Blood glucose test guidelines

Common Questions and Answers about Blood glucose test guidelines


Avatar f tn Um just having my gtt test, last blood will be collected within 20 mins .. I don't whether I would pass or fail .
Avatar n tn Im in the UK and it seems the first step is the urine test according to my NHS walk in centre but you can ask for the blood test straight away if your really worried....but I think that depends on any symptoms. Ive heard different opinions on the urine test though, I have been told that its no good by one or two people but then afew others have said its fine for an intial check. Ive had a urine test and it was ok so Im just curious, as it was clear is that it? am I clear for diabetes? thanks.
Avatar f tn I got my glucose test back and they said it was lower than normal. It's supposed to be between 70-140. It's way lower than 70. Is there anything I can do more to make sure I have my heathy baby girl.
Avatar f tn I know for the first test i didnt have to fast but then my test was borderline so i had to go for the 3 hour which is a fasting one(and i passed)... so this round im not gonna eat before hand... last time i was worried about how the drink would make me feel and thought if i had something in my stomach that it would help but the drink really wasnt bad so like i said im not gonna eat prior this time...
1096641 tn?1271707225 1. Fasting: First thing in the morning b4 eating or drinking any colored liquids 8-10 hours prior. Normal levels are 70-99 mg/dl. 2. B4 each meal to get a baseline measurement 3. Two-three hours after each meal to see how the foods you ate affects your blood glucose. Normal levels are <180 mg/dl. Ask your Endo for he/she may want to see <140 mg/dl. [< means less than] Keep a written log of your test results and of the foods you ate. Stop eating foods that raise your glucose levels.
514349 tn?1272801633 Get enough sleep If you are wanting to pursue this further, you could get a home blood glucose meter to start testing blood sugars in response to foods. Avoid those foods that raise your blood sugars higher than about 120, 1.5 to 2 hours after eating. Hope this helps. Please come back and ask more questions.
Avatar m tn If you asking yourself, so why the preprandial and postprandial test if the A1c is the standard? Doctors as a whole tend to stay within certain guidelines which is A1c last. Go figure. Hope this helps.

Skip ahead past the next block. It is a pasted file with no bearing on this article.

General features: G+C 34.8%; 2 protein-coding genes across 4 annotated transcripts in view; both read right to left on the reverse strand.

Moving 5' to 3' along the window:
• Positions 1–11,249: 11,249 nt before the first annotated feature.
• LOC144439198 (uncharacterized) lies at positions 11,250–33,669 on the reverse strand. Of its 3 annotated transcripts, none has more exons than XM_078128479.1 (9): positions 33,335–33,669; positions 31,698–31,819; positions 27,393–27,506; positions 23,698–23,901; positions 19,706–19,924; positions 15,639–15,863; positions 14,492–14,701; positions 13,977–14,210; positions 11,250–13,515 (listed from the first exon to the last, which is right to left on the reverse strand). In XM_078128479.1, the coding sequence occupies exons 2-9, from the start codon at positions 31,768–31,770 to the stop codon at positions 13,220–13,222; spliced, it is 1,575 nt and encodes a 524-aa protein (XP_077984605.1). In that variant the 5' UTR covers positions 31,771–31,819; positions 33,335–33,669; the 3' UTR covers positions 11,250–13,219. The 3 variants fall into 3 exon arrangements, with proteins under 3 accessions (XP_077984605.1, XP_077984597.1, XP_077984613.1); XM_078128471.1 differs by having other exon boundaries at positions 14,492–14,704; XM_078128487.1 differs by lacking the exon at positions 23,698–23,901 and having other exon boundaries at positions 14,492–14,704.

Avatar f tn The postprandial provides an insight of which foods are causing blood glucose to rise above normal. Blood glucose reaches its peak from foods eaten between 2 and 3 hours after consumption. Both prandial & postprandial ranges should be discussed with his doctor. Some doctors expect postprandial below <180 mg/dl, others at below <140 mg/dl.
Avatar n tn t fast (have not eaten for 8 hours or more), you must had a random glucose test done. they do have guidelines to tell what number is high. if your glucose level came up to be a bit above normal then you might be considered prediabetic. prediabetes means you you have a chance of being diabetic if you didn't change your eating habits, exercise and so on. If you start to incorporate healthy lifestyles, then you would have a chance of being normal again. hope this helps!
639406 tn?1308877111 Lastly, go to your local drug store and buy a home glucose meter, read the instructions carefully and test, test, test. Test first thing in morning b4 you eat then 2-3 hours after. Do this with every meal [b4 and after] to see how the foods you consumed affect your blood glucose levels. Avoid those that do. Read the other posts on this forum and Google search diabetes related information to educate yourself.
Avatar m tn Never test glucose directly after exercising. This is due to your body still releasing adrenalin and glycogen for needed energy. Doing so gets you false/positive results. Test time may vary with individuals. I find that 40-60 minutes of post exercise rest is my best time to test. Your A1c is a tad into prediabetes land where 5.3% and 5.4% equates to a daily glucose level of 105 mg/dl and 108 mg/dl. Try lowering your carb intake to help reduce your blood sugar levels.